Fire officials say the cause of a Saturday fire on Kimberly Avenue in Timmins is suspicious and the matter has been turned over to police.
Pictures and videos of the fire were posted to social media Saturday evening, where commentators said the building was unoccupied.
Timmins Fire Chief Berny Stansa said 15 firefighters took about four hours to put it out.
“They did a 360, the incident commander did, and in the back door, he noticed it was pried open — the plywood was taken off,” Stansa said.
“So, the back door was compromised, that’s how our crews made entry. “Couldn’t find anyone in the building and in short order the flames got over their heads and into the attic and through the roof.”
“At that point, the incident commander or the officer on-scene made the decision to — for the firefighters’ safety — to pull them out and do a defensive attack,” he added.
Fire officials say the cause of a Saturday fire on Kimberly Avenue in Timmins is suspicious and the matter has been turned over to police. (Supplied)
Located just steps away from an emergency shelter, the chief says people tried to tamper with the crew’s truck.
“There are two separate incidents where people were trying to get into the fire truck, to steal something,” he said.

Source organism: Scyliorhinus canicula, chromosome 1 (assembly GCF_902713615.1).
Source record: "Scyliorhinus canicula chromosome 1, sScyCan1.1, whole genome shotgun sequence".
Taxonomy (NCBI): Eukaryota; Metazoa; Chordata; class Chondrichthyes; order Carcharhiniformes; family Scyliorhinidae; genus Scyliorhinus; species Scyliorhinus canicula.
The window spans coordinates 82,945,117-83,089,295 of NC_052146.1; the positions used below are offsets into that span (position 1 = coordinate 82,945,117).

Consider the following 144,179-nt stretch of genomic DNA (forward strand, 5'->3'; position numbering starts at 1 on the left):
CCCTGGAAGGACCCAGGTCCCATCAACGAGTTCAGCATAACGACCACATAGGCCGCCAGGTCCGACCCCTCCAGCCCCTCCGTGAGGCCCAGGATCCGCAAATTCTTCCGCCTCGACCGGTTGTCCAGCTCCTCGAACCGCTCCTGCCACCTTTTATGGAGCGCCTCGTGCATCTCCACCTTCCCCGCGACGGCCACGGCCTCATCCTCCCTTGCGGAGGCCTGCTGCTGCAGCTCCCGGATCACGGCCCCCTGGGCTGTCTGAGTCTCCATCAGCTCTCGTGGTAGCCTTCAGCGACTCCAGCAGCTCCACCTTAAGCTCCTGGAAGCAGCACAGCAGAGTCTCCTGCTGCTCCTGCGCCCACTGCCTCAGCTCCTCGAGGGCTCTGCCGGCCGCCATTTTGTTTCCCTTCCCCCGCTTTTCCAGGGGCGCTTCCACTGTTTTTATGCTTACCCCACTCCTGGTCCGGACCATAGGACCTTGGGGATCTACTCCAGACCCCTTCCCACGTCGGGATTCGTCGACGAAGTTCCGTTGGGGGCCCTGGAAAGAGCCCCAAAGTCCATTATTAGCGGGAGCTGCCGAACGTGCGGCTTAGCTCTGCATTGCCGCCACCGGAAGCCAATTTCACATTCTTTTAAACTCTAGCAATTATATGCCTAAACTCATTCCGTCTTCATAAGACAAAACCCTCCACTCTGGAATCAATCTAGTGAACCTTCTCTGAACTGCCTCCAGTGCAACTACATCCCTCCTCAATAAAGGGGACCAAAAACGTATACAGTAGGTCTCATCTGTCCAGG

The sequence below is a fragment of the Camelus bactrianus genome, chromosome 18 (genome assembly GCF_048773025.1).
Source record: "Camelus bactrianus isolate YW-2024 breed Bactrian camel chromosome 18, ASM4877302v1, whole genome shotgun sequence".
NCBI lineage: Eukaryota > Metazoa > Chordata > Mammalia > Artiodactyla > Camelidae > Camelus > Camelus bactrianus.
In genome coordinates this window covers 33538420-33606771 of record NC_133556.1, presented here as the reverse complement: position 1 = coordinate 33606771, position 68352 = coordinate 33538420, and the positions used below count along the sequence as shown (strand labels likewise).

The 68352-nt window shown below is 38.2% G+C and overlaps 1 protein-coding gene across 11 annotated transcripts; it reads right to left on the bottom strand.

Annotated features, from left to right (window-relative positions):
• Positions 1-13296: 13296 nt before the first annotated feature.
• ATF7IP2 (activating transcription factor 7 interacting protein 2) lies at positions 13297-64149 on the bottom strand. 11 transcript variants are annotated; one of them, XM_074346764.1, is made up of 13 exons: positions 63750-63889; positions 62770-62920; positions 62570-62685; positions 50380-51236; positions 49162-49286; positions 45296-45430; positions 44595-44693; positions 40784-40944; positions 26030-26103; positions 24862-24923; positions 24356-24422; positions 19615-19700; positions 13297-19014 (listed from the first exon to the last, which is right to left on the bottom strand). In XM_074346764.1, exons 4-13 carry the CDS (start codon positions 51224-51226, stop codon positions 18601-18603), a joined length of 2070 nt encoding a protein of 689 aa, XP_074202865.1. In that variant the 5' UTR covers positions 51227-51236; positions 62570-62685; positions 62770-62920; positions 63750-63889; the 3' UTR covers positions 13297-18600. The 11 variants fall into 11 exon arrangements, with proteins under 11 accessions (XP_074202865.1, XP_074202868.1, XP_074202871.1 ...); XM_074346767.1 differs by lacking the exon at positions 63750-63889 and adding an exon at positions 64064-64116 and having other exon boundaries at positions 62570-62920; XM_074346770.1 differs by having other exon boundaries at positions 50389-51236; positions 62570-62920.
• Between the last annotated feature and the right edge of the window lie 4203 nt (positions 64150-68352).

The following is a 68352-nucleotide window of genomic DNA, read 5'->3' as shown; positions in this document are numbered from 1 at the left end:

“Timmins police were notified and came on scene for that.”
Police said there’s no evidence of a trend in these sorts of fires, although they are investigating two other cases of arson in the city.
WAITING FOR REPORT ON THE CAUSE
They are currently waiting for a report from the fire department on exactly how the fire started.
“We are depending on those findings to determine what investigative steps we take next,” said police spokesperson Marc Depatie.
“However, until such time as the exact origin is determined, we deem that all fires of this nature are suspicious.”
Stansa said previous fires in abandoned properties have been sparked by trespassers.
“It looks like people are trying to stay warm and they’re getting into these buildings, and the access is fairly easy,” he said.
People with knowledge of the area told CTV News this building is the subject of regular break-ins and drug activity.